If you are sending good vibes and well wishes to me before races, don’t tell me “Good luck” or “Kick ass” or “I hope you win,” – instead, please tell me to “Have fun.” And if you catch me after a race, give me a hug, hand me a beer, and tell me about your day.

The orginal article.

Summary of “deadspin-quote-carrot-aligned-w-bgr-2”

If you’ve got back pain, yoga may be the last thing you feel like doing.
After 12 weeks of a gentle, beginner-level yoga program, people in a recent study had as much pain relief as those who did physical therapy sessions.
The participants weren’t experienced yogis, either: they were 320 people with back pain who lived in the Boston area, racially diverse and mostly low-income.
They didn’t have back injuries, just a nagging pain that doctors couldn’t explain, possibly related to a lack of strength and flexibility.
They went to an hour-long yoga class every week, and were assigned to practice for 30 minutes on their own every day they didn’t have class.
Before the yoga program, 70 percent of participants were using pain medication.
This yoga program doesn’t work miracles, but it does seem to help.
If you have back pain, get it checked out, but it’s good to know that yoga might be able to help.

The orginal article.

Summary of “Back Pain Got You Down? Yoga Is A Good Alternative To Physical Therapy”

If you’re tired of popping pain medicine for your lower back pain, yoga may be a good alternative.
New research finds that a yoga class designed specifically for back pain can be as safe and effective as physical therapy in easing pain.
The yoga protocol was developed by researchers at Boston Medical Center with input from yoga teachers, doctors and physical therapists.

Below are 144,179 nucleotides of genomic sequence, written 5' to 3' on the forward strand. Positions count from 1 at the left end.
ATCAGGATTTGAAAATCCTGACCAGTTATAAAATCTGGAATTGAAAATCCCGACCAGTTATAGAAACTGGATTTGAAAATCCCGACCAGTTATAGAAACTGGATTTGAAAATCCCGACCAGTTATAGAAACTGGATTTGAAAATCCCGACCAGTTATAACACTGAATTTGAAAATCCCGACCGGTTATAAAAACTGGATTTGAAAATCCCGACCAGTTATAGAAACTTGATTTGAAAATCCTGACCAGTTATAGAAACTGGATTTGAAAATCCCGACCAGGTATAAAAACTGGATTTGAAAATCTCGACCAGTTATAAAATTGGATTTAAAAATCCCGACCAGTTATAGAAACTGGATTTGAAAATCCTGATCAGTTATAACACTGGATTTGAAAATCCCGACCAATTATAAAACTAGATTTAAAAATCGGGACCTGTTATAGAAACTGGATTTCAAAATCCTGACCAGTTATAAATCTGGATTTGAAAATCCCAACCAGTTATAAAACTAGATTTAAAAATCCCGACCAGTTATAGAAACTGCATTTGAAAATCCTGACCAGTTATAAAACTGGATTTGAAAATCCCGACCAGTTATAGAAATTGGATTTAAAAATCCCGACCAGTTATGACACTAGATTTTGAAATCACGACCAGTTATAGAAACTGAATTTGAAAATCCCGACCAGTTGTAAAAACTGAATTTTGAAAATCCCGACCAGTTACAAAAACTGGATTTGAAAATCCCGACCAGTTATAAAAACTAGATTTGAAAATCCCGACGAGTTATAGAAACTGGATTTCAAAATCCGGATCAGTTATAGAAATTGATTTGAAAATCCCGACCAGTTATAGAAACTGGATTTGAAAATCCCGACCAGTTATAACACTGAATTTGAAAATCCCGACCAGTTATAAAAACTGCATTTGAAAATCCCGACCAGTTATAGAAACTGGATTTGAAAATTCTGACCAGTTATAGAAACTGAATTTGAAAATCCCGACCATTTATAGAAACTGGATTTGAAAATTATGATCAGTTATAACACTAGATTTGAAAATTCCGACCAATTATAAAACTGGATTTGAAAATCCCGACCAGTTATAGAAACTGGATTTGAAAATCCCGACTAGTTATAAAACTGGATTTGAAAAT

The group recommends that people with back pain should avoid pain medicines if possible, and instead opt for alternatives such as tai chi, yoga and massage.
As we’ve reported, those guidelines are aimed at people with run-of-the-mill back pain, rather than pain due to an injury or other diagnosed problem.
The participants in the yoga and physical therapy groups had about the same amount of improvement in pain and functioning over time.
At the end of three months, when the yoga classes were wrapping up, the percentage of yoga and PT participants still taking pain medication had dropped to about 50 percent.
Saper says he chose to compare the effects of yoga with physical therapy because “PT is the most common referral that physicians make for patients with back pain. It’s accepted, it’s reimbursed, and it’s offered in most hospitals.”

The orginal article.

Summary of “Those who leave home, and those who stay”

Putting those sentences next to each other implies there is something wrong with people who don’t leave home.
There’s nothing wrong with people who want to stay close to their family and friends – people who “Really value kinship and close ties,” as Cromartie put it.
The responses showed very little demographic difference between people who left and people who stayed – even along partisan lines.
It paints the picture of people who are so insular that they won’t leave their hometown, even when economic conditions are subpar.
He told me, “There is a value judgment often made with people who don’t leave their hometown – that there’s something wrong with that decision. Sometimes people don’t have opportunity to leave.”
It shows people in their late teens and early 20s are the most likely to migrate – and they generally leave their smaller towns and suburbs to live in the urban core, whether for school or work.
The people who go back home One way to think about leaving home is that it puts you in a position to accrue more economic and intellectual resources.
So the primary way non-urban towns benefit from those resources is when people come back home.

The orginal article.